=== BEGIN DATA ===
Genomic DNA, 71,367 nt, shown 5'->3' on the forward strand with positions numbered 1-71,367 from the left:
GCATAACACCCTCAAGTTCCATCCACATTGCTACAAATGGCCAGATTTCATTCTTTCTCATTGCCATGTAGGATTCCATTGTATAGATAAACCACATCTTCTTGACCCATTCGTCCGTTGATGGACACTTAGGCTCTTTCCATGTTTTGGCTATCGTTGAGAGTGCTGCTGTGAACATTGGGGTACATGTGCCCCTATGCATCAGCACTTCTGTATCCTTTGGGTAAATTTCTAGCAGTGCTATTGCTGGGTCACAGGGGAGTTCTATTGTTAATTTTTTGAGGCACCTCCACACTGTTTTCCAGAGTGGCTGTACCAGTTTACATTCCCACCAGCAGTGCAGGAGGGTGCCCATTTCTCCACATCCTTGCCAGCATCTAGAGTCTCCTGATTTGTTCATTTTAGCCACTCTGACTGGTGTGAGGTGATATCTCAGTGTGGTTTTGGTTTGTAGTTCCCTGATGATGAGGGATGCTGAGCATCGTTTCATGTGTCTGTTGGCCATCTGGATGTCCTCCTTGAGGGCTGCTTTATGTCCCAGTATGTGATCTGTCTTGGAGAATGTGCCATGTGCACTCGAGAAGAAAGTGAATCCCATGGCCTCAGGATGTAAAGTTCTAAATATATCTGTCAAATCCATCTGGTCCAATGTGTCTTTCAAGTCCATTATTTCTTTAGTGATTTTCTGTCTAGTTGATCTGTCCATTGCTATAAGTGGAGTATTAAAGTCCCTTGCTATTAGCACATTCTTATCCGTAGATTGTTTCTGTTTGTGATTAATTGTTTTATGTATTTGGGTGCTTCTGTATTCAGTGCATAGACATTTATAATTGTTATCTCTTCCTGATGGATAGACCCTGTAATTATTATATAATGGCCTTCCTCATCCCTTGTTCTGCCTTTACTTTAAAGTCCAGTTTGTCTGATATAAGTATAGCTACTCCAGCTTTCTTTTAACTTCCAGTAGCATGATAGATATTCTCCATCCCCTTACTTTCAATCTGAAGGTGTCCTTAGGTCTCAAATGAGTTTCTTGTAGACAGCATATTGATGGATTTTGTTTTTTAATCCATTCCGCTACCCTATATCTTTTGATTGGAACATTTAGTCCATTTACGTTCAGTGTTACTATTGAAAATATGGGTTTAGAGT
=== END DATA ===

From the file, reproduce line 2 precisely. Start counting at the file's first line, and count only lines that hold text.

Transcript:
GCATAACACCCTCAAGTTCCATCCACATTGCTACAAATGGCCAGATTTCATTCTTTCTCATTGCCATGTAGGATTCCATTGTATAGATAAACCACATCTTCTTGACCCATTCGTCCGTTGATGGACACTTAGGCTCTTTCCATGTTTTGGCTATCGTTGAGAGTGCTGCTGTGAACATTGGGGTACATGTGCCCCTATGCATCAGCACTTCTGTATCCTTTGGGTAAATTTCTAGCAGTGCTATTGCTGGGTCACAGGGGAGTTCTATTGTTAATTTTTTGAGGCACCTCCACACTGTTTTCCAGAGTGGCTGTACCAGTTTACATTCCCACCAGCAGTGCAGGAGGGTGCCCATTTCTCCACATCCTTGCCAGCATCTAGAGTCTCCTGATTTGTTCATTTTAGCCACTCTGACTGGTGTGAGGTGATATCTCAGTGTGGTTTTGGTTTGTAGTTCCCTGATGATGAGGGATGCTGAGCATCGTTTCATGTGTCTGTTGGCCATCTGGATGTCCTCCTTGAGGGCTGCTTTATGTCCCAGTATGTGATCTGTCTTGGAGAATGTGCCATGTGCACTCGAGAAGAAAGTGAATCCCATGGCCTCAGGATGTAAAGTTCTAAATATATCTGTCAAATCCATCTGGTCCAATGTGTCTTTCAAGTCCATTATTTCTTTAGTGATTTTCTGTCTAGTTGATCTGTCCATTGCTATAAGTGGAGTATTAAAGTCCCTTGCTATTAGCACATTCTTATCCGTAGATTGTTTCTGTTTGTGATTAATTGTTTTATGTATTTGGGTGCTTCTGTATTCAGTGCATAGACATTTATAATTGTTATCTCTTCCTGATGGATAGACCCTGTAATTATTATATAATGGCCTTCCTCATCCCTTGTTCTGCCTTTACTTTAAAGTCCAGTTTGTCTGATATAAGTATAGCTACTCCAGCTTTCTTTTAACTTCCAGTAGCATGATAGATATTCTCCATCCCCTTACTTTCAATCTGAAGGTGTCCTTAGGTCTCAAATGAGTTTCTTGTAGACAGCATATTGATGGATTTTGTTTTTTAATCCATTCCGCTACCCTATATCTTTTGATTGGAACATTTAGTCCATTTACGTTCAGTGTTACTATTGAAAATATGGGTTTAGAGT